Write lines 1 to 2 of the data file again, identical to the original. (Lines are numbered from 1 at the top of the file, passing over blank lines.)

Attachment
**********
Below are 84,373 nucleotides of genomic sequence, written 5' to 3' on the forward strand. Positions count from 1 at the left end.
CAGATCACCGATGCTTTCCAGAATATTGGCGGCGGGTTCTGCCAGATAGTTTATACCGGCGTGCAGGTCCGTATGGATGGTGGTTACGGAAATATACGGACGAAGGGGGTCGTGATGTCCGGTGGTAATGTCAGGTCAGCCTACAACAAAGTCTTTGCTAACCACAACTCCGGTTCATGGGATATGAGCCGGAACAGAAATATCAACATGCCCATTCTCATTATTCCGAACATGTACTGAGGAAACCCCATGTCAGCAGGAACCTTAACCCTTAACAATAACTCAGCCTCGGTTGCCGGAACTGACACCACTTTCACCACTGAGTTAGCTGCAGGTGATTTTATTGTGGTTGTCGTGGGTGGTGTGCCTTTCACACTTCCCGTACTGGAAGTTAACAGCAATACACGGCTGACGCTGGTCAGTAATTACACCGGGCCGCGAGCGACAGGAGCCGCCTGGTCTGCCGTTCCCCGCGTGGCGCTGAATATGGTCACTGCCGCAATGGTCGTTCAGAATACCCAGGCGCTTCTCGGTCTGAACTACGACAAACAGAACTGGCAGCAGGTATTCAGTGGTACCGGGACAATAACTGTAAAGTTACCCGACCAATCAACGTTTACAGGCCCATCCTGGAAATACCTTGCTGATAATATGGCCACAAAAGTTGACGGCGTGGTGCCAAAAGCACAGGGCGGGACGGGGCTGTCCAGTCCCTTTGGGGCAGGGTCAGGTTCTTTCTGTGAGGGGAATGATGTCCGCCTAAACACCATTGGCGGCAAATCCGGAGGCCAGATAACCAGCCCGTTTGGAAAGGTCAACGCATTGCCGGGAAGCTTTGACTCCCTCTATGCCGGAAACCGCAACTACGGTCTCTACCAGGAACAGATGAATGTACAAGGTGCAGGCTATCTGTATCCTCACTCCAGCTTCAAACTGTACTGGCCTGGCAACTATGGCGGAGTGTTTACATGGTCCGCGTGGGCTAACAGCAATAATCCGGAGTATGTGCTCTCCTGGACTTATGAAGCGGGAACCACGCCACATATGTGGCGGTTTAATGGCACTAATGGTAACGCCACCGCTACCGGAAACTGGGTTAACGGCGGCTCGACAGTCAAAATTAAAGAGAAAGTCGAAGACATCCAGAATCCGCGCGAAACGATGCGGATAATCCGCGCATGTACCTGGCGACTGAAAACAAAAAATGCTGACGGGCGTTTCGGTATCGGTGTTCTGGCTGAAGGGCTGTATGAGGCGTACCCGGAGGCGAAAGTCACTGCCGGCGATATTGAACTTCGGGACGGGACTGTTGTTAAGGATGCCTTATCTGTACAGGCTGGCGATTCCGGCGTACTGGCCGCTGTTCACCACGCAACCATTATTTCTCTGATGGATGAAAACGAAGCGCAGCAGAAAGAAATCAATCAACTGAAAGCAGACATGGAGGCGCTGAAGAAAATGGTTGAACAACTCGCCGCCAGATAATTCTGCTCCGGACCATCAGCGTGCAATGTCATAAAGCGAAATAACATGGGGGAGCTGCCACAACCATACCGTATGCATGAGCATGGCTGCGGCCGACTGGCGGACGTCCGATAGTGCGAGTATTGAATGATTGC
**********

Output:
Below are 84,373 nucleotides of genomic sequence, written 5' to 3' on the forward strand. Positions count from 1 at the left end.
CAGATCACCGATGCTTTCCAGAATATTGGCGGCGGGTTCTGCCAGATAGTTTATACCGGCGTGCAGGTCCGTATGGATGGTGGTTACGGAAATATACGGACGAAGGGGGTCGTGATGTCCGGTGGTAATGTCAGGTCAGCCTACAACAAAGTCTTTGCTAACCACAACTCCGGTTCATGGGATATGAGCCGGAACAGAAATATCAACATGCCCATTCTCATTATTCCGAACATGTACTGAGGAAACCCCATGTCAGCAGGAACCTTAACCCTTAACAATAACTCAGCCTCGGTTGCCGGAACTGACACCACTTTCACCACTGAGTTAGCTGCAGGTGATTTTATTGTGGTTGTCGTGGGTGGTGTGCCTTTCACACTTCCCGTACTGGAAGTTAACAGCAATACACGGCTGACGCTGGTCAGTAATTACACCGGGCCGCGAGCGACAGGAGCCGCCTGGTCTGCCGTTCCCCGCGTGGCGCTGAATATGGTCACTGCCGCAATGGTCGTTCAGAATACCCAGGCGCTTCTCGGTCTGAACTACGACAAACAGAACTGGCAGCAGGTATTCAGTGGTACCGGGACAATAACTGTAAAGTTACCCGACCAATCAACGTTTACAGGCCCATCCTGGAAATACCTTGCTGATAATATGGCCACAAAAGTTGACGGCGTGGTGCCAAAAGCACAGGGCGGGACGGGGCTGTCCAGTCCCTTTGGGGCAGGGTCAGGTTCTTTCTGTGAGGGGAATGATGTCCGCCTAAACACCATTGGCGGCAAATCCGGAGGCCAGATAACCAGCCCGTTTGGAAAGGTCAACGCATTGCCGGGAAGCTTTGACTCCCTCTATGCCGGAAACCGCAACTACGGTCTCTACCAGGAACAGATGAATGTACAAGGTGCAGGCTATCTGTATCCTCACTCCAGCTTCAAACTGTACTGGCCTGGCAACTATGGCGGAGTGTTTACATGGTCCGCGTGGGCTAACAGCAATAATCCGGAGTATGTGCTCTCCTGGACTTATGAAGCGGGAACCACGCCACATATGTGGCGGTTTAATGGCACTAATGGTAACGCCACCGCTACCGGAAACTGGGTTAACGGCGGCTCGACAGTCAAAATTAAAGAGAAAGTCGAAGACATCCAGAATCCGCGCGAAACGATGCGGATAATCCGCGCATGTACCTGGCGACTGAAAACAAAAAATGCTGACGGGCGTTTCGGTATCGGTGTTCTGGCTGAAGGGCTGTATGAGGCGTACCCGGAGGCGAAAGTCACTGCCGGCGATATTGAACTTCGGGACGGGACTGTTGTTAAGGATGCCTTATCTGTACAGGCTGGCGATTCCGGCGTACTGGCCGCTGTTCACCACGCAACCATTATTTCTCTGATGGATGAAAACGAAGCGCAGCAGAAAGAAATCAATCAACTGAAAGCAGACATGGAGGCGCTGAAGAAAATGGTTGAACAACTCGCCGCCAGATAATTCTGCTCCGGACCATCAGCGTGCAATGTCATAAAGCGAAATAACATGGGGGAGCTGCCACAACCATACCGTATGCATGAGCATGGCTGCGGCCGACTGGCGGACGTCCGATAGTGCGAGTATTGAATGATTGC